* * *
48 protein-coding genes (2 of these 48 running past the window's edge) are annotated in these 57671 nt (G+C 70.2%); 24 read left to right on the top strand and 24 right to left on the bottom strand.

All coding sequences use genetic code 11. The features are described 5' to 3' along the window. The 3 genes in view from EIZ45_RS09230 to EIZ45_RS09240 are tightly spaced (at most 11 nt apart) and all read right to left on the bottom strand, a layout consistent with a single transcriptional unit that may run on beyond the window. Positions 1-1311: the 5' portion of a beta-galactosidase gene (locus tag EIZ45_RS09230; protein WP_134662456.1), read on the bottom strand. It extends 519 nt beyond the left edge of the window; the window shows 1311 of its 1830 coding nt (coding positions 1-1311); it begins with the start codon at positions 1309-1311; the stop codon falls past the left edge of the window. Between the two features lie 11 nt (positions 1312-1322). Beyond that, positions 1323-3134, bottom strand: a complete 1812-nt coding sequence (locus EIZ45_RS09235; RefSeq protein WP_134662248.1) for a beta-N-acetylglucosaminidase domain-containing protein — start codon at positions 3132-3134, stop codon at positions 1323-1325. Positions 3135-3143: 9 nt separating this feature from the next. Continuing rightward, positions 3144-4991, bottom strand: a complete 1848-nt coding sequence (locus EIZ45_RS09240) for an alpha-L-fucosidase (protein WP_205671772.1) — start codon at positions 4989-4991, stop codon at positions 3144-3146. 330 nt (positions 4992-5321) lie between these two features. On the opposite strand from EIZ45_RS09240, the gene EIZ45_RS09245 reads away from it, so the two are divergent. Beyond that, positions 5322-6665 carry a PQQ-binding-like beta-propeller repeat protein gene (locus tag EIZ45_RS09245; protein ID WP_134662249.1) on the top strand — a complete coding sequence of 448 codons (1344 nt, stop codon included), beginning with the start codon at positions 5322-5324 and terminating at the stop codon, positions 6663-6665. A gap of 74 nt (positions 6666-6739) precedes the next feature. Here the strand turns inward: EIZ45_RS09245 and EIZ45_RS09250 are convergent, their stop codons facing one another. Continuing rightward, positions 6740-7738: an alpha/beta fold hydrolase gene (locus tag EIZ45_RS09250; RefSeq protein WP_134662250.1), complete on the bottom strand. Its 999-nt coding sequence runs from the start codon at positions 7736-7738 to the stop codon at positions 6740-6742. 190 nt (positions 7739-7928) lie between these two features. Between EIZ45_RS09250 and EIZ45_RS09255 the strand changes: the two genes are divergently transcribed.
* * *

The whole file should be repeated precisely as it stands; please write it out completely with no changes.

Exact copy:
48 protein-coding genes (2 of these 48 running past the window's edge) are annotated in these 57671 nt (G+C 70.2%); 24 read left to right on the top strand and 24 right to left on the bottom strand.

All coding sequences use genetic code 11. The features are described 5' to 3' along the window. The 3 genes in view from EIZ45_RS09230 to EIZ45_RS09240 are tightly spaced (at most 11 nt apart) and all read right to left on the bottom strand, a layout consistent with a single transcriptional unit that may run on beyond the window. Positions 1-1311: the 5' portion of a beta-galactosidase gene (locus tag EIZ45_RS09230; protein WP_134662456.1), read on the bottom strand. It extends 519 nt beyond the left edge of the window; the window shows 1311 of its 1830 coding nt (coding positions 1-1311); it begins with the start codon at positions 1309-1311; the stop codon falls past the left edge of the window. Between the two features lie 11 nt (positions 1312-1322). Beyond that, positions 1323-3134, bottom strand: a complete 1812-nt coding sequence (locus EIZ45_RS09235; RefSeq protein WP_134662248.1) for a beta-N-acetylglucosaminidase domain-containing protein — start codon at positions 3132-3134, stop codon at positions 1323-1325. Positions 3135-3143: 9 nt separating this feature from the next. Continuing rightward, positions 3144-4991, bottom strand: a complete 1848-nt coding sequence (locus EIZ45_RS09240) for an alpha-L-fucosidase (protein WP_205671772.1) — start codon at positions 4989-4991, stop codon at positions 3144-3146. 330 nt (positions 4992-5321) lie between these two features. On the opposite strand from EIZ45_RS09240, the gene EIZ45_RS09245 reads away from it, so the two are divergent. Beyond that, positions 5322-6665 carry a PQQ-binding-like beta-propeller repeat protein gene (locus tag EIZ45_RS09245; protein ID WP_134662249.1) on the top strand — a complete coding sequence of 448 codons (1344 nt, stop codon included), beginning with the start codon at positions 5322-5324 and terminating at the stop codon, positions 6663-6665. A gap of 74 nt (positions 6666-6739) precedes the next feature. Here the strand turns inward: EIZ45_RS09245 and EIZ45_RS09250 are convergent, their stop codons facing one another. Continuing rightward, positions 6740-7738: an alpha/beta fold hydrolase gene (locus tag EIZ45_RS09250; RefSeq protein WP_134662250.1), complete on the bottom strand. Its 999-nt coding sequence runs from the start codon at positions 7736-7738 to the stop codon at positions 6740-6742. 190 nt (positions 7739-7928) lie between these two features. Between EIZ45_RS09250 and EIZ45_RS09255 the strand changes: the two genes are divergently transcribed.